A young girl's disappearance rocks a community and a family in this stirring examination of grief, faith, justice, and the atrocities of war from Joyce Carol Oates, "one of the great artistic forces of our time" ( The Nation )
Zeno Mayfield's daughter has disappeared into the night, gone missing in the wilds of the Adirondacks.Read more...
A young girl's disappearance rocks a community and a family in this stirring examination of grief, faith, justice, and the atrocities of war from Joyce Carol Oates, "one of the great artistic forces of our time" (The Nation)
Zeno Mayfield's daughter has disappeared into the night, gone missing in the wilds of the Adirondacks. But when the community of Carthage joins a father's frantic search for the girl, they discover the unlikeliest of suspects--a decorated Iraq War veteran with close ties to the Mayfield family. As grisly evidence mounts against the troubled war hero, the family must wrestle with the possibility of having lost a daughter forever.
Carthage plunges us deep into the psyche of a wounded young corporal haunted by unspeakable acts of wartime aggression, while unraveling the story of a disaffected young girl whose exile from her family may have come long before her disappearance.
Dark and riveting, Carthage is a powerful addition to the Joyce Carol Oates canon, one that explores the human capacity for violence, love, and forgiveness, and asks if it's ever truly possible to come home again.
Publishers Weekly® Reviews
- Reviewed in: Publishers Weekly, page .
- Review Date: 2013-11-18
- Reviewer: Staff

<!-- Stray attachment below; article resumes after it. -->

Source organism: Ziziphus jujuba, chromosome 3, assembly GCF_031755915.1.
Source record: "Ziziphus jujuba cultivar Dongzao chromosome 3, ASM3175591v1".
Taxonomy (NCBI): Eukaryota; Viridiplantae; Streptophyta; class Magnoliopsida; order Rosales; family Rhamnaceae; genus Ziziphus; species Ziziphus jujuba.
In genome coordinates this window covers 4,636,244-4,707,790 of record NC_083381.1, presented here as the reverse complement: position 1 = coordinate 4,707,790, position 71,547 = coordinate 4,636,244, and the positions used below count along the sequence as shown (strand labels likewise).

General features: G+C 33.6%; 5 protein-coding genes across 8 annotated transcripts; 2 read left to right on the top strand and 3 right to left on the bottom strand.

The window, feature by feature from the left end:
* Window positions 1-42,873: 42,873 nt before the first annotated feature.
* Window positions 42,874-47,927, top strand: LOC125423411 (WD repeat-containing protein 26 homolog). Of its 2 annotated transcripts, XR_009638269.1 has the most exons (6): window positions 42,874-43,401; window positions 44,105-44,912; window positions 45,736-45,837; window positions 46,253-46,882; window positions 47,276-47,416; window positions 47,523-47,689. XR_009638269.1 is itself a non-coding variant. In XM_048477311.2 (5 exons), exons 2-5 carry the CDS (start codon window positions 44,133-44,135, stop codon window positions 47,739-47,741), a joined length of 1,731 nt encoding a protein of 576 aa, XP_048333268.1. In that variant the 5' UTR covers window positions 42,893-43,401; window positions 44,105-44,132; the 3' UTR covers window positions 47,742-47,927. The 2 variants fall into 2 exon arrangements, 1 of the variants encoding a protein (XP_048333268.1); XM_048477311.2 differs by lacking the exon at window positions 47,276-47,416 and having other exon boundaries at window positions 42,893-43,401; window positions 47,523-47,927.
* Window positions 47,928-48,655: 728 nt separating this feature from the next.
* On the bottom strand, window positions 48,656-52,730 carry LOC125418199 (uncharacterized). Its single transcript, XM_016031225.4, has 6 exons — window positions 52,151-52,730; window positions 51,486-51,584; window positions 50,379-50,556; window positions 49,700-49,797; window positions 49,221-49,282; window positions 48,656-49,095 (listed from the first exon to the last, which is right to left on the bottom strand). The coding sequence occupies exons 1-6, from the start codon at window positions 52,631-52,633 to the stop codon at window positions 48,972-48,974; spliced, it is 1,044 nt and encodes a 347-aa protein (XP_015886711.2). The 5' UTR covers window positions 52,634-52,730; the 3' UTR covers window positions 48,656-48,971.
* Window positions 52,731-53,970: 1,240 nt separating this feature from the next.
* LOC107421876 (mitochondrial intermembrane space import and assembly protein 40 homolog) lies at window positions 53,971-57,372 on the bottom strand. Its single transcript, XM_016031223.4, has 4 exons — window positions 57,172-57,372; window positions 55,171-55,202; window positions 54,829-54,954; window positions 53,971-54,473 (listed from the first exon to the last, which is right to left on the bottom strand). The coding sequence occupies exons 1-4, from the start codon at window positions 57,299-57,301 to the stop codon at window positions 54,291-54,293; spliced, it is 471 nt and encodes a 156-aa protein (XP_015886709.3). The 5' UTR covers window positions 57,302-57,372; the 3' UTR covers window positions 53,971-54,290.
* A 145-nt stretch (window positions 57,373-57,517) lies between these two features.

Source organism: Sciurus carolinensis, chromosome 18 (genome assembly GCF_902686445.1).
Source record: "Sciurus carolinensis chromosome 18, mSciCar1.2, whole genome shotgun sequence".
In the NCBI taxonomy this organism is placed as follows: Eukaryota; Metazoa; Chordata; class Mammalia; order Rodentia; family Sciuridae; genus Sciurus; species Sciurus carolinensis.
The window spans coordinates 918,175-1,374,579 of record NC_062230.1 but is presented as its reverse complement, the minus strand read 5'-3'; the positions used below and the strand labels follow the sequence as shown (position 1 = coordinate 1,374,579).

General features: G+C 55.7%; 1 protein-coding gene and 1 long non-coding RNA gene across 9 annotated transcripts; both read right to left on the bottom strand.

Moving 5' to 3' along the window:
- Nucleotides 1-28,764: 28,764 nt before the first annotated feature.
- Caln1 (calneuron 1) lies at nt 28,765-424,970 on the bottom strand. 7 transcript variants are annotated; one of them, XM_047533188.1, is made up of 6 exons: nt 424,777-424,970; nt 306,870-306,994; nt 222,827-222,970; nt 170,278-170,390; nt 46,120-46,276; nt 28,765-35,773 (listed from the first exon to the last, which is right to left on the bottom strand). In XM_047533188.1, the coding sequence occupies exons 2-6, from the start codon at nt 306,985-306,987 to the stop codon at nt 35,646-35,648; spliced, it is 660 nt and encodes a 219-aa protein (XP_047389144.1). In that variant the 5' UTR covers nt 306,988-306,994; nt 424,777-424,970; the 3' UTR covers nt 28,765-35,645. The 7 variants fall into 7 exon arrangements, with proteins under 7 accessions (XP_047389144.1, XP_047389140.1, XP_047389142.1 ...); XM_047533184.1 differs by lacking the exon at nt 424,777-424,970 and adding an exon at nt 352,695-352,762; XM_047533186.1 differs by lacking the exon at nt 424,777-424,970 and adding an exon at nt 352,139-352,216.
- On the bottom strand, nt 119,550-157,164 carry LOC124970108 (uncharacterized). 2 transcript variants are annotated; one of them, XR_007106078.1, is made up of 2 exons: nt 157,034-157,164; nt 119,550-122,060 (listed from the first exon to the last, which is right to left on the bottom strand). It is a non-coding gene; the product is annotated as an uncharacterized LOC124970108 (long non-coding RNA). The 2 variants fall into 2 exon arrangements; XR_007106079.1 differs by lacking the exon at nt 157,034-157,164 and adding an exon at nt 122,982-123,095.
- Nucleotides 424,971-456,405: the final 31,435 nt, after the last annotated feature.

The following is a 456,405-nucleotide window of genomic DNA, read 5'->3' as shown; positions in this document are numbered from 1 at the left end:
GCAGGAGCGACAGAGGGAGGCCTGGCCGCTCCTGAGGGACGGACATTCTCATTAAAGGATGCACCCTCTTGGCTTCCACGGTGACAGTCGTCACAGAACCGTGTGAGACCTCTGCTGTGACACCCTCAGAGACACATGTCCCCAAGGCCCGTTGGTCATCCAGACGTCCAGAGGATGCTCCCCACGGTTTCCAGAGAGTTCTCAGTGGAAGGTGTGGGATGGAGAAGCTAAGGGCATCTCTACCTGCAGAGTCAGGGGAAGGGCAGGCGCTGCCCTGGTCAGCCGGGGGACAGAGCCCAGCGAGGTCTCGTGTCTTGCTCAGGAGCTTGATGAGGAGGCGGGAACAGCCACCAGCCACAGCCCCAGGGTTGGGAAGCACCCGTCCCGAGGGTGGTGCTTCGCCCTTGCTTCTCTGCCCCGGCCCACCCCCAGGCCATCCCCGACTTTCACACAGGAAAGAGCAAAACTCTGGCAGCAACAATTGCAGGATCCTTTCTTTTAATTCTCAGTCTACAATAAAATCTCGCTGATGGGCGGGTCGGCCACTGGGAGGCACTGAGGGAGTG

Oates (The Accursed) returns with another novel that ratchets up the unsettling to her signature feverish pitch. Beginning with an attention-grabbing opener that begets addictive reading—Zeno Mayfield and a search party are on the hunt for Mayfield’s missing 19-year-old daughter, Cressida, in the Adirondack woods—the story chronicles the creepy circumstances surrounding the girl’s assumed murder. Was she, as many in the upstate New York town of Carthage suspect, beaten to death and dumped in the Black River by her older sister’s ex-fiancé, Brett Kincaid, a decorated Iraqi War vet? Or did she, the “dark twisty” daughter prone to excessive self-loathing, play some perverse role in her own disappearance? What transports the story beyond a carefully crafted whodunit is Oates’s dogged exploration of each character’s culpability in the case, which spans nearly seven years. Between Kincaid’s noncoerced but PTSD-fueled confession and Cressida’s feelings that her family didn’t understand or love her enough (the source of her long-suppressed desire to escape from them), nearly everyone can somehow be held responsible for the supposed crime—and seen as its unintended victim. When the truth and its fallout finally becomes clear at the end, the mood is not surprisingly claustrophobic and grim. Once again, Oates’s gift for exposing the frailty—and selfishness—of humans is on display. (Feb.)